The term “nervous breakdown” is too vague and should never be used to describe a psychiatric health condition, say mental health professionals. Today, diagnosing an individual who is unable to make decisions or perform work or familial duties requires more specific terminology. Depression and anxiety disorders are specific mental health issues. Although a nervous breakdown can cause depression, anxiety, hallucinations, and feelings of paranoia, serious mental and cognitive conditions and illnesses elicit these symptoms as well, such as schizophrenia, Alzheimer’s disease, dementia, and alcohol withdrawal.
Conventional treatments are available to control symptoms of a nervous breakdown. Antidepressants or anti-anxiety medications are effective methods. Others find one-on-one psychotherapy or cognitive behavioraltherapy works well. A combination of these treatments is common. Alternative treatments, such as yoga, acupuncture, and massage therapy can successfully address sleep disturbances and high anxiety. In some cases, the symptoms may be serious enough for residential treatment, which can be helpful in identifying factors or behaviors causing stress in daily life.
Reducing stress that could lead to a nervous breakdown starts with making lifestyle changes. A healthy diet and regular exercise promote self-care and are good starting points. Getting enough sleep every night can change the way an individual deals with daily stresses. Spending less time alone and reaching out to others to engage in social activities also helps diminish stress and increases feelings of well-being. For those dealing with recurring depression and anxiety, it is best to avoid the use of drugs or alcohol, which can exacerbate symptoms.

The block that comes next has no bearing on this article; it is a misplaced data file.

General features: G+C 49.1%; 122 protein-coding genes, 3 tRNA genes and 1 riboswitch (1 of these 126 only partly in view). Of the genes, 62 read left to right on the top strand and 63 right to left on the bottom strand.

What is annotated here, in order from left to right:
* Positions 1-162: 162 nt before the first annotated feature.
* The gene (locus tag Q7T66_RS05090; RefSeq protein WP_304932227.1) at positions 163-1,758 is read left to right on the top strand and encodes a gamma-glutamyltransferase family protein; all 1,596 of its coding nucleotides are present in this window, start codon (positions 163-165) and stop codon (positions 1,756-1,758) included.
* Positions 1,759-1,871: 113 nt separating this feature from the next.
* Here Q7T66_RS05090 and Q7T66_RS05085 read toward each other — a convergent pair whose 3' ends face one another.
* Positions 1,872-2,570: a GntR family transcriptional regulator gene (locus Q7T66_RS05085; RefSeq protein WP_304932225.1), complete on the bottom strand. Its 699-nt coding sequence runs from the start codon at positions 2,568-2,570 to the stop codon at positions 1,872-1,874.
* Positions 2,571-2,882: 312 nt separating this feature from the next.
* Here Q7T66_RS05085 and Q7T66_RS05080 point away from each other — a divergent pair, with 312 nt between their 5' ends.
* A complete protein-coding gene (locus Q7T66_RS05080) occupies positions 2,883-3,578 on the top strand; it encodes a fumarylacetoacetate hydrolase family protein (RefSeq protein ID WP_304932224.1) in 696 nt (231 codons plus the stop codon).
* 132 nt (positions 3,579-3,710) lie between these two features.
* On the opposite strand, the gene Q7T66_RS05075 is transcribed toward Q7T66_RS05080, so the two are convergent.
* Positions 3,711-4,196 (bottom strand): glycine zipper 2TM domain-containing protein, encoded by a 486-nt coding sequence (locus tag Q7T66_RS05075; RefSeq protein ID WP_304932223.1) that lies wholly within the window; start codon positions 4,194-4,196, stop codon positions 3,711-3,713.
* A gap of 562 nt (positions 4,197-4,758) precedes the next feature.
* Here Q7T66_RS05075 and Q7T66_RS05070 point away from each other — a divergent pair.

Everyone feels overwhelmed at some point in their life. But if an individual feels that day-to-day tasks have become too difficult due to stress and other internal factors, it may be time to make an appointment with a doctor. The symptoms that indicate a nervous breakdown usually develop over time. Daily life, even simple tasks, begin to feel impossible. Loss of appetite could be an increasingly serious issue. Physical symptoms such as high blood pressure may develop, in addition to psychological or psychiatric symptoms. Recurring thoughts of self-harm also indicate a need to speak to a medical professional.
Many medical professionals consider a nervous breakdown a mental health crisis, but not an emergency. However, an individual may exhibit violent or aggressive behavior, threaten self-harm, become unresponsive, hallucinate, or show other signs of psychosis. These actions warrant an immediate call for medical help, as they are signs of a mental health emergency. Talk of suicide always indicates an emergency.
This site offers information designed for educational purposes only. You should not rely on any information on this site as a substitute for professional medical advice, diagnosis, treatment, or as a substitute for, professional counseling care, advice, diagnosis, or treatment. If you have any concerns or questions about your health, you should always consult with a physician or other healthcare professional.